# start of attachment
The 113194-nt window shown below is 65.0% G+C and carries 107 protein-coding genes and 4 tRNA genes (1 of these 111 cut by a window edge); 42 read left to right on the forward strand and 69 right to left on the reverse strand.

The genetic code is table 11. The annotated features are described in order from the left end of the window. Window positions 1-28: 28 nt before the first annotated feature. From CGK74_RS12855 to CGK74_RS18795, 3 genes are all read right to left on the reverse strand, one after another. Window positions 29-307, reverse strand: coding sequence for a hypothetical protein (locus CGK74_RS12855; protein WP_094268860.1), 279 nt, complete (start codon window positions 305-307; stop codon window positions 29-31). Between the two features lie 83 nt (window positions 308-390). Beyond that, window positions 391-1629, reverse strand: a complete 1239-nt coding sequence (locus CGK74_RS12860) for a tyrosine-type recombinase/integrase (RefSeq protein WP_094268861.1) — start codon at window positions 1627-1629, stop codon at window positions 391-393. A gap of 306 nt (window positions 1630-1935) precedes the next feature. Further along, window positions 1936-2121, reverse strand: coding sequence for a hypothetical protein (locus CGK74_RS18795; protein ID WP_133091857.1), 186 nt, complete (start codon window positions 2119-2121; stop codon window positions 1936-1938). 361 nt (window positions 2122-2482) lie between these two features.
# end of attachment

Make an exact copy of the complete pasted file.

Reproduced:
The 113194-nt window shown below is 65.0% G+C and carries 107 protein-coding genes and 4 tRNA genes (1 of these 111 cut by a window edge); 42 read left to right on the forward strand and 69 right to left on the reverse strand.

The genetic code is table 11. The annotated features are described in order from the left end of the window. Window positions 1-28: 28 nt before the first annotated feature. From CGK74_RS12855 to CGK74_RS18795, 3 genes are all read right to left on the reverse strand, one after another. Window positions 29-307, reverse strand: coding sequence for a hypothetical protein (locus CGK74_RS12855; protein WP_094268860.1), 279 nt, complete (start codon window positions 305-307; stop codon window positions 29-31). Between the two features lie 83 nt (window positions 308-390). Beyond that, window positions 391-1629, reverse strand: a complete 1239-nt coding sequence (locus CGK74_RS12860) for a tyrosine-type recombinase/integrase (RefSeq protein WP_094268861.1) — start codon at window positions 1627-1629, stop codon at window positions 391-393. A gap of 306 nt (window positions 1630-1935) precedes the next feature. Further along, window positions 1936-2121, reverse strand: coding sequence for a hypothetical protein (locus CGK74_RS18795; protein ID WP_133091857.1), 186 nt, complete (start codon window positions 2119-2121; stop codon window positions 1936-1938). 361 nt (window positions 2122-2482) lie between these two features.